Sapphire Dragon: Militant and territorial, sapphire dragons are always on the watch for Far Realm incursions. Their breath weapon is sonic energy (aka thunder damage).

Topaz Dragon: "Their psionic power manifests the fundamental entropic principle that mortal beings and their creations are ultimately doomed...." Favorite food: Giant squid. Breath weapon: Necrotic energy that weakens targets.

Gem Greatwyrm: These are like.. the ultimate gem dragons. A sidebar explains that there are 5 in particular who are going from world to world, absorbing their "echoes" (we're really all-in on the D&D multiverse in this book) with the ultimate goal being for the 5 gem greatwyrms to merge and become Sardior reborn.

Now let's look at the rest of the monsters. I'll just highlight some of my favorite stuff.

Aspect of Tiamat: Let's see what lore we get here.She is trapped in the Nine Hells, but she can send her aspect to the Material Plane. Not too much here, but it's an essential thing to have in a book like this. 

Dracohydra: "Amalgmating the magic of chromatic dragons with the blood of a hydra resulted in a many-headed draconic monster with wings and multiple snakelike tails."

The image of the dracohydra has 2 white dragon heads, 2 green dragon heads, one blue head, and one red head. The breath weapon is a single shot - "Prismatic breath" which does a type chosen by the dracohydra: acid, cold, fire, lightning, or poison.

I just love the idea of some kooky old wizard, or a cabal of wizards, hiring the heroes to kill a bunch of chromatic dragons and to bring back their blood. Then, kill a hydra and bring its corpse back. The wizards then make a dracohydra which of course, gets loos3e and the group has to deal with.

Dragonborn of Tiamat: I just like the small, simple stat blocks that they often give NPCs. These dragonborns serve Tiamat and work to get her out of the Nine Hells. Their breath weapon does necrotic damage.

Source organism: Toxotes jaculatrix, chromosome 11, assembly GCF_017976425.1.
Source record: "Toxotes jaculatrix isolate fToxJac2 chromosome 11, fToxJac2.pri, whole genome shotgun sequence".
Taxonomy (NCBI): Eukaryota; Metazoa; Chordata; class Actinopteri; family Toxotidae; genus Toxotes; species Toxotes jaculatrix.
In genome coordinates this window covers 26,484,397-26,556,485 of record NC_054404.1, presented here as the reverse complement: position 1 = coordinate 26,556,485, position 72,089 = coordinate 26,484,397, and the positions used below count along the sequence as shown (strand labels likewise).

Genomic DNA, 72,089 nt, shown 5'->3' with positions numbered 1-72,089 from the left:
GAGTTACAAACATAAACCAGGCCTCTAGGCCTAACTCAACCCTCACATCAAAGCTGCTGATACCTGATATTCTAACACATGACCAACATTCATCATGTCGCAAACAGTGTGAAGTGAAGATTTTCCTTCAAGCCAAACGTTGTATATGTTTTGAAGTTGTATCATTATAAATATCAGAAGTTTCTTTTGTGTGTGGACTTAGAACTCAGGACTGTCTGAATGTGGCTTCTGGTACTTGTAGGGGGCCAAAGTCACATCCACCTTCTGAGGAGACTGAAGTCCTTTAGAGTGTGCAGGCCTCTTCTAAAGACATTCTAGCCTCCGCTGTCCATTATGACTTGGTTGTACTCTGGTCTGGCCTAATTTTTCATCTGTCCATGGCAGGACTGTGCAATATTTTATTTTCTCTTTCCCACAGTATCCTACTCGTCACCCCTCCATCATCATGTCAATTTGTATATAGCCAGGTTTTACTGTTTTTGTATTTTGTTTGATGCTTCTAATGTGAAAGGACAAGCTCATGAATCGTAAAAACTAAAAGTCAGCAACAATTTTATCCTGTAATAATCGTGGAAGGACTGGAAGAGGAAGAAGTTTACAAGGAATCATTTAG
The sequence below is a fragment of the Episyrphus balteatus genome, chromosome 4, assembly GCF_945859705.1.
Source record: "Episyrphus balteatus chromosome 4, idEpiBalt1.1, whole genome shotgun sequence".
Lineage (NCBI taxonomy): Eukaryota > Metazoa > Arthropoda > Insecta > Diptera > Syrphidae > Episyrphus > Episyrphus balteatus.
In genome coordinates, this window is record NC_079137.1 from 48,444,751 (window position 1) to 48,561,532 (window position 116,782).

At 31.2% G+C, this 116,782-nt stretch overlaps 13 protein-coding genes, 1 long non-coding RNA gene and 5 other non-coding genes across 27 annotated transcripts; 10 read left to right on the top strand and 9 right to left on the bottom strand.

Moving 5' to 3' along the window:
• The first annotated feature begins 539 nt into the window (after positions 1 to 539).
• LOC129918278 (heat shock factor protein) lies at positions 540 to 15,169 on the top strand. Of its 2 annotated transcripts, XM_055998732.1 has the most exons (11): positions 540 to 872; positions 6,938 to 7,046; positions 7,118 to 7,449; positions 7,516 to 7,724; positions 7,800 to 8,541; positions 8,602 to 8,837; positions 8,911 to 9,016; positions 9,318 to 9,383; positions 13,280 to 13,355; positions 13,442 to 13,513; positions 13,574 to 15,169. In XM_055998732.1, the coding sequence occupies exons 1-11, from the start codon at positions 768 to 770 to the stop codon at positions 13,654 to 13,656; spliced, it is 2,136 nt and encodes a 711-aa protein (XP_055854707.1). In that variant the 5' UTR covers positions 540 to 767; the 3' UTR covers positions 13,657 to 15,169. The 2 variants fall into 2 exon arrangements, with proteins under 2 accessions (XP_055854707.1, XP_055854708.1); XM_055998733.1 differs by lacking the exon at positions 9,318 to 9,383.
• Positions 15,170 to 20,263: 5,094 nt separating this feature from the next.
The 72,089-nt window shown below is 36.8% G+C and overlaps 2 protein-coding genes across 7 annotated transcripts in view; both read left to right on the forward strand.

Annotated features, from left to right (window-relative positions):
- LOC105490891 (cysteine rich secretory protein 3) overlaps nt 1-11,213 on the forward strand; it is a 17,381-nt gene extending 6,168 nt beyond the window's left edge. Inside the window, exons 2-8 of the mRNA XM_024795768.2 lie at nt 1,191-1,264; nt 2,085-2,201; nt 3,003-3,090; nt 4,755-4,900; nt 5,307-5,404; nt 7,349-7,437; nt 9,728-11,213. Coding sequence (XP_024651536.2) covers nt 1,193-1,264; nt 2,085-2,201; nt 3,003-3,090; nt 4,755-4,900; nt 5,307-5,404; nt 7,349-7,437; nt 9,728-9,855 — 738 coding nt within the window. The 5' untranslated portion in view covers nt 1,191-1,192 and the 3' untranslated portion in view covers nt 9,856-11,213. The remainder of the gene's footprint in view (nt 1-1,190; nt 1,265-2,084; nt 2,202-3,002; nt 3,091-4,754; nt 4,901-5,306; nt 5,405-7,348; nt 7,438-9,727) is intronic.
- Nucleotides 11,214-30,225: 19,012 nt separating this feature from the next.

Dragonflesh Grafter: These are creatures who grafted parts of a dragon onto their body. I just think it is a cool idea. I'd like to know more about who or what are actually doing the grafting and making it actually work. You could graft a dragon's wings to your back, or a dragon's head to your shoulder. Lots of fun possibilities.

Elder Brain Dragon: What a tremendous idea. An elder brain is a huge thing that usually just sits in a pool and psychically commands a colony of mind flayers. But here, we see that an elder brain can press its tentacles into a dragon and essentially ride it and control it. It has a crazy breath weapon that I don't want to spoil. 

Ghost Dragon: It haunts it's old hoard! Love it. Your group is out in some forest and are attacked by a dragon. They kill it. They learn that its lair is far away and decide to go there to loot it. Uh oh... the ghost of the dragon is here, possibly attached to a single priceless object that becomes the focus of the undead dragon's existence.

Hoard Mimic: OK, that's funny but not nice. You kill a dragon, oh look, there's the hoard. Oh wait, it's actually a mimic that emits caustic mist that kills the already-wounded party. Tread carefully, my fellow DM.


This is such an easy thumbs up. If you're a player, there's really not a lot of player stuff. But if you're a DM, this is pretty much a must-buy.


I updated 3 of my guides with info from this book:



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Angel charls said...

There's a section on what dragons do at different stages of their lives. These provided me with a lot of inspiration. A young dragon, for example, may wish to establish a liar and acquire as much treasure as possible. Isn't it possible that your party is stocked with magical items? And they may have a cool base, or they could have just cleared out a dungeon that would make a great dragon lair.